Folk, Americana, and alt-country are genres that tend to be very hit-or-miss for me. Traditionally known for storytelling and salt-of-the-earth essence, these genres have been coopted by the mainstream and “Nashvillified”. Certainly, a few gems still retain the certain level of earnest sentimentality and honesty I value. But man, it’s a process tracking them down.
At this point, you can probably guess where I’m going. David Huckfelt of The Pines has released his second LP, and it carries a lot of the same heart and soul seen on The Pines’ records. Huckfelt’s solo work is perhaps a bit less ethereal and ambient, with guitar and fiddle doing the melodic heavy lifting in lieu of a prominent piano presence. But Huckfelt’s songwriting is certainly not lacking on Room Enough, Time Enough.
The mood is midtempo, moody, utilitarian. Everything has its place. There are ornamental lines here and there, but the core is simple – voice, guitar, and minimalist drumming. It’s obvious this is a lyric-driven album, throwing around pensive ruminations and existential questions under a bed of carefully-picked guitar parts. The compositions conjure images of rural vistas, desert landscapes, laying by a lake under the stars.
While Huckfelt’s voice is certainly more than capable, David is joined by a cast of friends across this 55-minute adventure. These are not big-name artists by any stretch, but that cements the humanity of the album. These are regular people sharing life and a love for art. Each guest brings something different to the table, from traditional country to Native American elements. Room Enough, Time Enough is cross-cultural and cross-generational.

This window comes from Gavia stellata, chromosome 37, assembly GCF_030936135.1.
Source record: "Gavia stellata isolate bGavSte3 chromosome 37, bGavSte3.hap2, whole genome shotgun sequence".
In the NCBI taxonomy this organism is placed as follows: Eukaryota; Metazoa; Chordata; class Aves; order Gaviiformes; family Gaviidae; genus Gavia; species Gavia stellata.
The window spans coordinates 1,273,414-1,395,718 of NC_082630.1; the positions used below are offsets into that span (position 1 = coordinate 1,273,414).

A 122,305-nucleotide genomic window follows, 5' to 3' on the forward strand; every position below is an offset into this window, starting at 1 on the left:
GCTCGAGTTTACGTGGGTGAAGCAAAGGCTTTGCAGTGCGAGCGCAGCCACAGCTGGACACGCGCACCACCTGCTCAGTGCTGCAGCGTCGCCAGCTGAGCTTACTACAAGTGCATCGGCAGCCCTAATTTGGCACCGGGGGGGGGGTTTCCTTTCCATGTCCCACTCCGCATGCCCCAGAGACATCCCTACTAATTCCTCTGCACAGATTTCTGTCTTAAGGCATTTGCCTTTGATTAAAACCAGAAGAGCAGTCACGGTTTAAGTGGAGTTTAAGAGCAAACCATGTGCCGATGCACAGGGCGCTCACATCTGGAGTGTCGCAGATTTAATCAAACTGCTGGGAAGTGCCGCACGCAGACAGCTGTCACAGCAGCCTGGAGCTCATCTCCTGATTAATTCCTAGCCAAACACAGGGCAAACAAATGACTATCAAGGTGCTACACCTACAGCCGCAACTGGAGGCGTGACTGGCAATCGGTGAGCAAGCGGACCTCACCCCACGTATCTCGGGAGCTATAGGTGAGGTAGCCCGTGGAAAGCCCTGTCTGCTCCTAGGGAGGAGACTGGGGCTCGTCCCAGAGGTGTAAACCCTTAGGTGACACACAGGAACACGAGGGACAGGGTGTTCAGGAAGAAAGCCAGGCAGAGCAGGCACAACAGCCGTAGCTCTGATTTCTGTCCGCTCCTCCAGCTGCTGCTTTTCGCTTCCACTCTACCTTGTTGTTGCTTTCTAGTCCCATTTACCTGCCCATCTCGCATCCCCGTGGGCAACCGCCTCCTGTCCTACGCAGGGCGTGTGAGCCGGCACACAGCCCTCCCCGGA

Huckfelt toys with a variety of sounds that expand upon the core alt-country concept: psych rock excursions, steel guitar ballads, and western anthems. It’s an album that feels classic and seasoned without carrying the baggage of artists who’ve come and gone.
With that said, there are moments that do feel a bit cheesy. Some of the lyrical sentiments feel forced or redundant. While the questions Huckfelt brings to the table are largely noteworthy, he dwells a bit too much on the abstract and uncertain at times. Perhaps my main gripe is a lack of a biographical narrative – this isn’t necessarily new for this type of music, this storytelling approach, but it does dampen the emotional impact at times. The latter half of the album seems to suffer from this the most.
Ultimately, this is still a refreshing release. It may not be quite as balanced or nuanced as The Pines’ work, but there’s quite an eclectic mix of sounds, stories, and sentiments here. If you’re looking for an expansive, moody approach to the country sound that hasn’t yet been warped by Nashville’s corporate tentacles, you’ll want to check this out.
Follow David Huckfelt on Facebook and Instagram. He is also looking to book house shows this year.